Mantashe cited the case of Glenister vs. President of the Republic of South Africa and Others as a case in point, where the executive felt the judiciary moved to prevent them from operating in an unrestricted manner. The Glenister case concerned the drafting and passing of national legislation to effect the disbanding of South Africa’s independent organised crime combatting organisation, the Scorpions, and their replacement with a new crime fighting organisation, the Hawks. The Hawks, instead of being independent as their predecessors were, would fall under the authority of the National Police Commissioner.

Such a move came in the wake of the Scorpions’ investigation into South Africa’s then National Police Commissioner, Jackie Selebi, on charges of corruption (Selebi was ultimately convicted of the charges). It was believed that, as a result of witnessing Selebi’s downfall, some within the government became scared and moved to protect themselves from the same scrutiny by the Scorpions. By placing the Hawks within the broader police department, the government severely constrained the Hawks’ independence, ensuring that they were unable to function independently to investigate organised crime within the top echelons of government.

Although much of the country was in uproar over the disbanding of the Scorpions, it was Hugh Glenister, an unknown South African businessman, who launched a court action against the Presidency in this regard. When the matter eventually came before the Constitutional Court, the majority of the court found that the government’s replacement of the Scorpions with the Hawks was unconstitutional, but such arrangement remained in place nonetheless.

Whilst defending President Zuma’s nomination, and in his reference to the Glenister judgment, Mantashe stated, “That judgment itself seeks to cast aspersions on the work of Parliament” and that “once you have that kind of judgment that ventures into political weighting of views, then it’s a slippery road we have embarked on”.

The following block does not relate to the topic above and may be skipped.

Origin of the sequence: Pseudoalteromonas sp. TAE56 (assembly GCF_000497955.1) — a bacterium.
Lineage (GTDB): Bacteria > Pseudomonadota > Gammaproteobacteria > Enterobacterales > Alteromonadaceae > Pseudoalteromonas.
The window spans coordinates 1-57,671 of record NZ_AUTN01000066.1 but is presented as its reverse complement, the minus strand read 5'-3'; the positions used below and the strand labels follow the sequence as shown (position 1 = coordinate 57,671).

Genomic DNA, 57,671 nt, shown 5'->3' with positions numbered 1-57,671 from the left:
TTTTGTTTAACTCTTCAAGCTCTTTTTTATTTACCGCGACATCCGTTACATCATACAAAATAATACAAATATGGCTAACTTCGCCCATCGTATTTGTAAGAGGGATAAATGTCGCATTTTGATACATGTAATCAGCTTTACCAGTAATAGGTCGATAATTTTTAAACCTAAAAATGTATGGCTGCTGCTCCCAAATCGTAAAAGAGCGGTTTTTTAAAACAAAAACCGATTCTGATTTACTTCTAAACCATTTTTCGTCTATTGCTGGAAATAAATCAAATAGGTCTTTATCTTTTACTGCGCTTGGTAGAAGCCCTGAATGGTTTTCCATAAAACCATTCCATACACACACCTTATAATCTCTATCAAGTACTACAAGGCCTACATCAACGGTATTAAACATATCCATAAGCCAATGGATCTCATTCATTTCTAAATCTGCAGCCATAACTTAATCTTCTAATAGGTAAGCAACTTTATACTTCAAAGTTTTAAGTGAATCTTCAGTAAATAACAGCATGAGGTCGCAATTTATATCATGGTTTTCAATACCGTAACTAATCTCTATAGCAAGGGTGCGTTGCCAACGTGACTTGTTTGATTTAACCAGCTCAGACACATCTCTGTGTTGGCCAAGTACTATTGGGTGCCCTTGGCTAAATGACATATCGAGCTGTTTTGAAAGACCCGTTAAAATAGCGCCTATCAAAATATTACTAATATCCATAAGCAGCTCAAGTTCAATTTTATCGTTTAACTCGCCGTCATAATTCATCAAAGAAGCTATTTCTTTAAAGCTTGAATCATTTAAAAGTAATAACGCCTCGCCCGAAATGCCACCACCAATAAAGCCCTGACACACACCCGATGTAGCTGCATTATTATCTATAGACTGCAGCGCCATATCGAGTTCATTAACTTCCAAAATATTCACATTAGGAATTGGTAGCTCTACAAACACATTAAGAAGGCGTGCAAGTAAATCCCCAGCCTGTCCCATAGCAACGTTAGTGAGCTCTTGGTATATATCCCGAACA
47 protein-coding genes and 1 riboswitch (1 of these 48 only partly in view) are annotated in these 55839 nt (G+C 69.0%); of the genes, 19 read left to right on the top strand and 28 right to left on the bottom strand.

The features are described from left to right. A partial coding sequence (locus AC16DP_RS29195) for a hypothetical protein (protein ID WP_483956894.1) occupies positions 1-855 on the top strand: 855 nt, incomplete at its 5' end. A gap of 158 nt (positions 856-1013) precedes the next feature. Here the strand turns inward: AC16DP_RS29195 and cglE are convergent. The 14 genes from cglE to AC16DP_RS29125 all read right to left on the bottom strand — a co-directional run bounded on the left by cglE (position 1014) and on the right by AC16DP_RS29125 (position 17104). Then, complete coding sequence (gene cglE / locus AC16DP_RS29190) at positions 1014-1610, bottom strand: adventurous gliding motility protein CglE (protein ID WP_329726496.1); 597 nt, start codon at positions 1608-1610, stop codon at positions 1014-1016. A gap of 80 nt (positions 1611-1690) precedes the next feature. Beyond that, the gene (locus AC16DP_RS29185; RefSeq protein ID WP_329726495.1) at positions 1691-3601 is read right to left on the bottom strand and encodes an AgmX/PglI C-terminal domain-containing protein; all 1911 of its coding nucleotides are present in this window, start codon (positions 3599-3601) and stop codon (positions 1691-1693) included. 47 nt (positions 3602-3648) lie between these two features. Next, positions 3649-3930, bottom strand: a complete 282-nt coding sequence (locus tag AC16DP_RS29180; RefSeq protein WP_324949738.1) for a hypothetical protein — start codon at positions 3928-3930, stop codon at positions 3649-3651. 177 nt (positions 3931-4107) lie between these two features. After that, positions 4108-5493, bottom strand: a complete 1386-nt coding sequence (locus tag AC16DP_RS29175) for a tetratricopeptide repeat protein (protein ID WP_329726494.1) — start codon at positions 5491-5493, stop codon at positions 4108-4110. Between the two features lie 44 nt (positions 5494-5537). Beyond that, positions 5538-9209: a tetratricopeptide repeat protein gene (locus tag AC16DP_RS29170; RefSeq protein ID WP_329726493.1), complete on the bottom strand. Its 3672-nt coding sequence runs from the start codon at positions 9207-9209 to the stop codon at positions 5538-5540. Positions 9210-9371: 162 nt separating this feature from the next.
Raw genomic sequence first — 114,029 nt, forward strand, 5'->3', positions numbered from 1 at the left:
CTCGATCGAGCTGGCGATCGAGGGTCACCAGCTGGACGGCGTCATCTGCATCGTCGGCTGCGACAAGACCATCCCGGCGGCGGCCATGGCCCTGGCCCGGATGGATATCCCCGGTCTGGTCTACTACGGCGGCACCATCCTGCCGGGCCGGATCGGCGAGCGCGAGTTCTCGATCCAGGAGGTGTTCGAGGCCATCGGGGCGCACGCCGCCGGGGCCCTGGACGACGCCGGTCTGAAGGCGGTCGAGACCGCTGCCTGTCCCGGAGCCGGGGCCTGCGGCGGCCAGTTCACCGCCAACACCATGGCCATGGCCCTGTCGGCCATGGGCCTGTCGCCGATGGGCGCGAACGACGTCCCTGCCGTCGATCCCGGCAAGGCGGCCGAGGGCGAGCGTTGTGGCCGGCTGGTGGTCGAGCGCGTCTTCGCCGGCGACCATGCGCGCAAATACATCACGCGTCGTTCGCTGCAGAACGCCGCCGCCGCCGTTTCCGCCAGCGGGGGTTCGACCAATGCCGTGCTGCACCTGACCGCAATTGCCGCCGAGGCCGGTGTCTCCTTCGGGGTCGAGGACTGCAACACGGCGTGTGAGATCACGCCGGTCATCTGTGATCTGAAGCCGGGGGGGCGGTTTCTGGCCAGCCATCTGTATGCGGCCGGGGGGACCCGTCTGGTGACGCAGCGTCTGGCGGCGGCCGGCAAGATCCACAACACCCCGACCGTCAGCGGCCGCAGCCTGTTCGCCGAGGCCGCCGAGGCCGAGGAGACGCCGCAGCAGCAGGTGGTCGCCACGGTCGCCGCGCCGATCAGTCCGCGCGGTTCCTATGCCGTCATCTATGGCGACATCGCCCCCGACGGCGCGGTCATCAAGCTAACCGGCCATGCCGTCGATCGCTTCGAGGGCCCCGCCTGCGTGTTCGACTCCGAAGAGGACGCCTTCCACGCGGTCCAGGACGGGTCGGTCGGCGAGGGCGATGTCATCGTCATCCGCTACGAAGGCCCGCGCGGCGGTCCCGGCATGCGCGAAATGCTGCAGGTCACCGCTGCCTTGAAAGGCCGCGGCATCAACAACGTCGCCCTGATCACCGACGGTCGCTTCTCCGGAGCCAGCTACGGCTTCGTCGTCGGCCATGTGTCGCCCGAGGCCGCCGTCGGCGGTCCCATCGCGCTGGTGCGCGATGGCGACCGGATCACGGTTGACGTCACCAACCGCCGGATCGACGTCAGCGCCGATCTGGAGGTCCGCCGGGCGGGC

It is interesting, and somewhat frightening, to note how the Constitutional Court’s routine measuring of legislation against the Constitution in order to ascertain its constitutionality is interpreted by the executive as the judiciary weighting political matters. It is also highly discomforting to realise that the executive views such a judgment to not only be political, but to be hostile towards the executive and the legislature, when the judiciary is doing no more than fulfilling its constitutionally-mandated role as a check and balance on the exercise of power.

It is within the context of the growing antagonism between the executive and judiciary branches that Mogoeng received and accepted President Zuma’s nomination for Chief Justice. It is feared that Mogoeng may exhibit deference to the executive, either as a result of his indebtedness to President Zuma for his sudden rise through judicial ranks, or for other reasons. Although Mogoeng’s appointment has since been finalised, his interview with the JSC failed to allay concerns held by many critics, and rumblings of legal action to challenge his appointment continue unabated. What appears to be increasingly clear, however, is that South Africa’s ruling ANC is beginning to grow resentful of the checks and balances placed upon the executive and enshrined in the very Constitution and democratic dispensation that many ANC members sacrificed so dearly for in the past.

 

Sarah Logan is currently practising as an attorney in Johannesburg, predominantly in commercial law, although her interests and true passion lie in working towards the attainment of democracy and good governance in Africa, and the achievement of the social and economic betterment of all of Africa’s people.

 

17 September 2011